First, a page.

The alternative to not saving for these anticipated expenditures means that a homeowner might have to put it on a credit card at a very high interest rate or get a home improvement loan. Appreciation is a distinct benefit of home ownership and deferred maintenance can limit the value as well as lengthen the market time when it sells.

Down Payment: FOUND!

Saving the down payment may be unnecessarily keeping would-be buyers from getting into a home. They may be unaware that the funds might be available.

The NAR Profile of Home Buyers and Sellers reports that 81% of first-time buyers got all or part of their down payment from savings. Less than 4% said that all or part of the down payment came from a withdrawal in their IRA and 8% from their 401(k) or pension fund. 21330457-250.jpg

Traditional IRAs have a provision for first-time buyers which include anyone who hasn’t owned a home in the previous two years. A person and their spouse, if married, can each withdraw up to $10,000 from their traditional IRA for a first-time home purchase without incurring the 10% early-withdrawal penalty. However, they will have to recognize the withdrawal as income in that tax year. For more information, go to IRS.gov.

Allowable withdrawals from traditional IRAs can be from yourself and your spouse; your or your spouse’s child; your or your spouse’s grandchild or your or your spouse’s parent or ancestor.

Roth IRA owners can withdraw their contributions tax-free and penalty-free at any age for any reason because the contributions were made with post-tax income. After age 59 ½, earnings may be withdrawn as long as the Roth IRA have been in existence for at least five years.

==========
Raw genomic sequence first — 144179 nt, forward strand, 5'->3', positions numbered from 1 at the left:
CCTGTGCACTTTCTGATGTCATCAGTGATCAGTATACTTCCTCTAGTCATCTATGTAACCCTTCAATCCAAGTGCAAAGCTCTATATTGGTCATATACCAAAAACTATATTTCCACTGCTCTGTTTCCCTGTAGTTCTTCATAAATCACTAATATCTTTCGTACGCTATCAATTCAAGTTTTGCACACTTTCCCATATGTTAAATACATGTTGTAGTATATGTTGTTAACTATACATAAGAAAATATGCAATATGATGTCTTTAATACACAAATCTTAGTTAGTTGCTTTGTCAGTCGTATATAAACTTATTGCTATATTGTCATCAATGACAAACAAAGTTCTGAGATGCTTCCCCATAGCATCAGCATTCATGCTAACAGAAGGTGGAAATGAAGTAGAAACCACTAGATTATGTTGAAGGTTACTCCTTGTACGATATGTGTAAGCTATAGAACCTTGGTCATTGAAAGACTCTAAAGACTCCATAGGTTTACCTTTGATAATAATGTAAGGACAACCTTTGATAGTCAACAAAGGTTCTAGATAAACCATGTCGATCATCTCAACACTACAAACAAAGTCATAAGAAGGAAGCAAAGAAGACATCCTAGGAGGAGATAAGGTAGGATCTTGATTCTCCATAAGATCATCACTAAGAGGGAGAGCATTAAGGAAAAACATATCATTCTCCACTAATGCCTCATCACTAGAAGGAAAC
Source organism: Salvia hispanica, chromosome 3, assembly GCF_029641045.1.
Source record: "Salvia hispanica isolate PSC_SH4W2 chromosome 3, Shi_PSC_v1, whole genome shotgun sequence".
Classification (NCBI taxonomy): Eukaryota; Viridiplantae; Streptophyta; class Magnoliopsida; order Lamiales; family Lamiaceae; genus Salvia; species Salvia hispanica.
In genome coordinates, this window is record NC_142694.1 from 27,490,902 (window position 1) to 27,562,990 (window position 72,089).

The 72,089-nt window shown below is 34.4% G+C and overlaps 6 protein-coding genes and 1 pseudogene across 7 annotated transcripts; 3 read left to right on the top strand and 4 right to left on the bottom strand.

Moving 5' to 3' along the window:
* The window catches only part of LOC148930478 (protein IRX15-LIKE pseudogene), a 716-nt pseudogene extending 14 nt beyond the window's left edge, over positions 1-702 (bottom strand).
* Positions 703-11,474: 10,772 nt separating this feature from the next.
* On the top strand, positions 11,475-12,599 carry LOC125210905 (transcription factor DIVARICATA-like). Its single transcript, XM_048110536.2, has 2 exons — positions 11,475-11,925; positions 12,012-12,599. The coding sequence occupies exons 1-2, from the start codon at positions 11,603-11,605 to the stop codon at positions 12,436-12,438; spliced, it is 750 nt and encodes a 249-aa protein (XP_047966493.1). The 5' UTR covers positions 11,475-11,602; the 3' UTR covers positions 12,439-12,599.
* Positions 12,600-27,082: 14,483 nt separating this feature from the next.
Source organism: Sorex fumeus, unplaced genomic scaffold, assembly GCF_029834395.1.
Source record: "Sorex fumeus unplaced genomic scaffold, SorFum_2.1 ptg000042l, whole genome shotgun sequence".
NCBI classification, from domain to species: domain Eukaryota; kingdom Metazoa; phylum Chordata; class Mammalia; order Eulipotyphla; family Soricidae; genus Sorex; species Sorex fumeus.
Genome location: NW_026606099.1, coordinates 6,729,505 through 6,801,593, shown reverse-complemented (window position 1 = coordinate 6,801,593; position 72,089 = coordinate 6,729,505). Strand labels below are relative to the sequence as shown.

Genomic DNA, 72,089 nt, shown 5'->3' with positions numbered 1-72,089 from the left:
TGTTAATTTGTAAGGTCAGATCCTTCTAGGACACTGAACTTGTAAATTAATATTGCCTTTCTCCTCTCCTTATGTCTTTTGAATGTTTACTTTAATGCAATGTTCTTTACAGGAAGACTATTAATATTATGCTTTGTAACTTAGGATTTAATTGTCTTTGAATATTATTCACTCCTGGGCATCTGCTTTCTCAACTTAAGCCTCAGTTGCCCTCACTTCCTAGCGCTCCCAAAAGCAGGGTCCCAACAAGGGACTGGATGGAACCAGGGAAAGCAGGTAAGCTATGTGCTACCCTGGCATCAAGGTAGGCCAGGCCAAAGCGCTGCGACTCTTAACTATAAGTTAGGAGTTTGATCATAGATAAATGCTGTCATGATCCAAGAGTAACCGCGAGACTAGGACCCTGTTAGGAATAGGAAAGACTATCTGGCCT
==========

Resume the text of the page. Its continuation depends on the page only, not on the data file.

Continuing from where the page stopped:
Up to half of the balance of a 401(k) or $50,000, whichever is less, can be borrowed by the owner at any age for any reason without tax or penalty assuming the employer permits it. There can be specific rules for loans from a 401(k) that would determine the repayment; interest is usually charged but goes back into the owner’s account. You can consult with your HR department to find out the specifics.

A risk in borrowing against a 401(k) comes if your employment ends before the loan has been repaid. The loan may have to be repaid as soon as 60 days to keep the loan from being considered a withdrawal and subject to tax and penalty. Even if you continue with the same employer, failure to repay the loan could be considered a withdrawal also.

Your tax professional can provide you specific information on how making a withdrawal from your retirement program might affect you. Additional information can be found on www.IRS.gov.